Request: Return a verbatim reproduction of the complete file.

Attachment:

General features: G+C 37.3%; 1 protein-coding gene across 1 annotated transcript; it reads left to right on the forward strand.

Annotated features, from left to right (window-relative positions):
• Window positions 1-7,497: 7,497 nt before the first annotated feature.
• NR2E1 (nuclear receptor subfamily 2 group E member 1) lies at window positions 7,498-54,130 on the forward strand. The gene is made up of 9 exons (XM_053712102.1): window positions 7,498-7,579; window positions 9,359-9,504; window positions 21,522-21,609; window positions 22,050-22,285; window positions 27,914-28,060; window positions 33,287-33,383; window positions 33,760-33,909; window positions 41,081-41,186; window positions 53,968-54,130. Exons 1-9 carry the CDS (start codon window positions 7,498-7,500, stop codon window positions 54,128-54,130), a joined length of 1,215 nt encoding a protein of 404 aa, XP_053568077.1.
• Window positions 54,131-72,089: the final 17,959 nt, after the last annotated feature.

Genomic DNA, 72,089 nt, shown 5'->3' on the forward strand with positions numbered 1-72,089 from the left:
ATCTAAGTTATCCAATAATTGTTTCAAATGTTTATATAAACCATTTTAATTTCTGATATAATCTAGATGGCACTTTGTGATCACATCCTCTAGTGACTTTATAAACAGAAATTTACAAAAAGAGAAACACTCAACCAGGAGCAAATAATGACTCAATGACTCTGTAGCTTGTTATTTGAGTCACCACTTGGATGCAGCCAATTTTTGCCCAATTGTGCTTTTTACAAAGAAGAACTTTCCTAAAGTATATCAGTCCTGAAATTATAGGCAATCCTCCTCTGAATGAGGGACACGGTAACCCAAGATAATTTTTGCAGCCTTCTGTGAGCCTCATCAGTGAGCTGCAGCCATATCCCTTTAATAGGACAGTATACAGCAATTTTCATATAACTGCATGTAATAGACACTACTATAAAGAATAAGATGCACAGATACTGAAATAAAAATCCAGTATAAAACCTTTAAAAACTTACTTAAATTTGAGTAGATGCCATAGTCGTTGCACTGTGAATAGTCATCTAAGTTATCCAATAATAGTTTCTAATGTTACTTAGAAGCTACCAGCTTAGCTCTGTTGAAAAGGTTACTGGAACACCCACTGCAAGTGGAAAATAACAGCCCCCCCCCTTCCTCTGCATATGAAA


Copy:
General features: G+C 37.3%; 1 protein-coding gene across 1 annotated transcript; it reads left to right on the forward strand.

Annotated features, from left to right (window-relative positions):
• Window positions 1-7,497: 7,497 nt before the first annotated feature.
• NR2E1 (nuclear receptor subfamily 2 group E member 1) lies at window positions 7,498-54,130 on the forward strand. The gene is made up of 9 exons (XM_053712102.1): window positions 7,498-7,579; window positions 9,359-9,504; window positions 21,522-21,609; window positions 22,050-22,285; window positions 27,914-28,060; window positions 33,287-33,383; window positions 33,760-33,909; window positions 41,081-41,186; window positions 53,968-54,130. Exons 1-9 carry the CDS (start codon window positions 7,498-7,500, stop codon window positions 54,128-54,130), a joined length of 1,215 nt encoding a protein of 404 aa, XP_053568077.1.
• Window positions 54,131-72,089: the final 17,959 nt, after the last annotated feature.

Genomic DNA, 72,089 nt, shown 5'->3' on the forward strand with positions numbered 1-72,089 from the left:
ATCTAAGTTATCCAATAATTGTTTCAAATGTTTATATAAACCATTTTAATTTCTGATATAATCTAGATGGCACTTTGTGATCACATCCTCTAGTGACTTTATAAACAGAAATTTACAAAAAGAGAAACACTCAACCAGGAGCAAATAATGACTCAATGACTCTGTAGCTTGTTATTTGAGTCACCACTTGGATGCAGCCAATTTTTGCCCAATTGTGCTTTTTACAAAGAAGAACTTTCCTAAAGTATATCAGTCCTGAAATTATAGGCAATCCTCCTCTGAATGAGGGACACGGTAACCCAAGATAATTTTTGCAGCCTTCTGTGAGCCTCATCAGTGAGCTGCAGCCATATCCCTTTAATAGGACAGTATACAGCAATTTTCATATAACTGCATGTAATAGACACTACTATAAAGAATAAGATGCACAGATACTGAAATAAAAATCCAGTATAAAACCTTTAAAAACTTACTTAAATTTGAGTAGATGCCATAGTCGTTGCACTGTGAATAGTCATCTAAGTTATCCAATAATAGTTTCTAATGTTACTTAGAAGCTACCAGCTTAGCTCTGTTGAAAAGGTTACTGGAACACCCACTGCAAGTGGAAAATAACAGCCCCCCCCCTTCCTCTGCATATGAAA